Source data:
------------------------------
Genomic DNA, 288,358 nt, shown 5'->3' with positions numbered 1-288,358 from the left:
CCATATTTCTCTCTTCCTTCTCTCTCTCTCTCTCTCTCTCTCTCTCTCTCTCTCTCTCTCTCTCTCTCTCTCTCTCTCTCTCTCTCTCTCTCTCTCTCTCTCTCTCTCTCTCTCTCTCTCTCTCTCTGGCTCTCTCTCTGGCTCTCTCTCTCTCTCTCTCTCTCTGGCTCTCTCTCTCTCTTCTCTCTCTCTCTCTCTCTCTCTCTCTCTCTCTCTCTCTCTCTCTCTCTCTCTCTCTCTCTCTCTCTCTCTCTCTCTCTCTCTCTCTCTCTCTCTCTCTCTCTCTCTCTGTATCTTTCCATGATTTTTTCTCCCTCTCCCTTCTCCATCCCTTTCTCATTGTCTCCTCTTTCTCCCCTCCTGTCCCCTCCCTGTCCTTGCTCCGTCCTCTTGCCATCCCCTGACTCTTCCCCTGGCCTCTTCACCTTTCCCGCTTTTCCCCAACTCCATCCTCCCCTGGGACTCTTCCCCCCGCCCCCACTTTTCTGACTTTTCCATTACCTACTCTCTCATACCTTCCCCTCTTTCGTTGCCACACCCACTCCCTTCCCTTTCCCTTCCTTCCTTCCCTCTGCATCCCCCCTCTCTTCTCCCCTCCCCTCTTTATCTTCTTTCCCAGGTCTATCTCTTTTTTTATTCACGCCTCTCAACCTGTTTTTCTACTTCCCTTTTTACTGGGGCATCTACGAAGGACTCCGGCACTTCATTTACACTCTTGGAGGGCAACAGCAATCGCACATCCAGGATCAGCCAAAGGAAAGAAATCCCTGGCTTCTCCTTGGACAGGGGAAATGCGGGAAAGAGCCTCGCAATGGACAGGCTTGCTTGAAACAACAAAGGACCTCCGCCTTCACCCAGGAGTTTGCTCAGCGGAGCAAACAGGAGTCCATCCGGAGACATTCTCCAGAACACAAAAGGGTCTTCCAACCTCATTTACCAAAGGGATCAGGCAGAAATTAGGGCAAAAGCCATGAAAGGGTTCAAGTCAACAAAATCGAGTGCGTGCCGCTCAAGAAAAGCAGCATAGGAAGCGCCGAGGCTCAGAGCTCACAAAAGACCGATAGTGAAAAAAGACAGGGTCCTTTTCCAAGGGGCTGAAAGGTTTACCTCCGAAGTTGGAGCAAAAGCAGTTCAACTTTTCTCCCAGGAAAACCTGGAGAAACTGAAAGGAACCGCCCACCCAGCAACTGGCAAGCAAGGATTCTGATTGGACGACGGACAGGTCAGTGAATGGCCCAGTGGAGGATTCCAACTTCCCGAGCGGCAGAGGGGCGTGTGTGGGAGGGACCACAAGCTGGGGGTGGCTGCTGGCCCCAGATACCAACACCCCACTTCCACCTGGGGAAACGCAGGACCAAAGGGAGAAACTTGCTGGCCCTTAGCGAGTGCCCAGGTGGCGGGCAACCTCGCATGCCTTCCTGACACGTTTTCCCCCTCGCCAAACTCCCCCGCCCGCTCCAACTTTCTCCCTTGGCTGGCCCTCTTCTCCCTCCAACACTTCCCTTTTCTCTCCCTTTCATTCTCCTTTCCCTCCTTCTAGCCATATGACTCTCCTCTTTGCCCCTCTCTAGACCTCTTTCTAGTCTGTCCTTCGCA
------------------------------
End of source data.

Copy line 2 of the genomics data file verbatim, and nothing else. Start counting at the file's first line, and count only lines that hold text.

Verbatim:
CCATATTTCTCTCTTCCTTCTCTCTCTCTCTCTCTCTCTCTCTCTCTCTCTCTCTCTCTCTCTCTCTCTCTCTCTCTCTCTCTCTCTCTCTCTCTCTCTCTCTCTCTCTCTCTCTCTCTCTCTCTCTGGCTCTCTCTCTGGCTCTCTCTCTCTCTCTCTCTCTCTGGCTCTCTCTCTCTCTTCTCTCTCTCTCTCTCTCTCTCTCTCTCTCTCTCTCTCTCTCTCTCTCTCTCTCTCTCTCTCTCTCTCTCTCTCTCTCTCTCTCTCTCTCTCTCTCTCTCTCTCTCTCTGTATCTTTCCATGATTTTTTCTCCCTCTCCCTTCTCCATCCCTTTCTCATTGTCTCCTCTTTCTCCCCTCCTGTCCCCTCCCTGTCCTTGCTCCGTCCTCTTGCCATCCCCTGACTCTTCCCCTGGCCTCTTCACCTTTCCCGCTTTTCCCCAACTCCATCCTCCCCTGGGACTCTTCCCCCCGCCCCCACTTTTCTGACTTTTCCATTACCTACTCTCTCATACCTTCCCCTCTTTCGTTGCCACACCCACTCCCTTCCCTTTCCCTTCCTTCCTTCCCTCTGCATCCCCCCTCTCTTCTCCCCTCCCCTCTTTATCTTCTTTCCCAGGTCTATCTCTTTTTTTATTCACGCCTCTCAACCTGTTTTTCTACTTCCCTTTTTACTGGGGCATCTACGAAGGACTCCGGCACTTCATTTACACTCTTGGAGGGCAACAGCAATCGCACATCCAGGATCAGCCAAAGGAAAGAAATCCCTGGCTTCTCCTTGGACAGGGGAAATGCGGGAAAGAGCCTCGCAATGGACAGGCTTGCTTGAAACAACAAAGGACCTCCGCCTTCACCCAGGAGTTTGCTCAGCGGAGCAAACAGGAGTCCATCCGGAGACATTCTCCAGAACACAAAAGGGTCTTCCAACCTCATTTACCAAAGGGATCAGGCAGAAATTAGGGCAAAAGCCATGAAAGGGTTCAAGTCAACAAAATCGAGTGCGTGCCGCTCAAGAAAAGCAGCATAGGAAGCGCCGAGGCTCAGAGCTCACAAAAGACCGATAGTGAAAAAAGACAGGGTCCTTTTCCAAGGGGCTGAAAGGTTTACCTCCGAAGTTGGAGCAAAAGCAGTTCAACTTTTCTCCCAGGAAAACCTGGAGAAACTGAAAGGAACCGCCCACCCAGCAACTGGCAAGCAAGGATTCTGATTGGACGACGGACAGGTCAGTGAATGGCCCAGTGGAGGATTCCAACTTCCCGAGCGGCAGAGGGGCGTGTGTGGGAGGGACCACAAGCTGGGGGTGGCTGCTGGCCCCAGATACCAACACCCCACTTCCACCTGGGGAAACGCAGGACCAAAGGGAGAAACTTGCTGGCCCTTAGCGAGTGCCCAGGTGGCGGGCAACCTCGCATGCCTTCCTGACACGTTTTCCCCCTCGCCAAACTCCCCCGCCCGCTCCAACTTTCTCCCTTGGCTGGCCCTCTTCTCCCTCCAACACTTCCCTTTTCTCTCCCTTTCATTCTCCTTTCCCTCCTTCTAGCCATATGACTCTCCTCTTTGCCCCTCTCTAGACCTCTTTCTAGTCTGTCCTTCGCA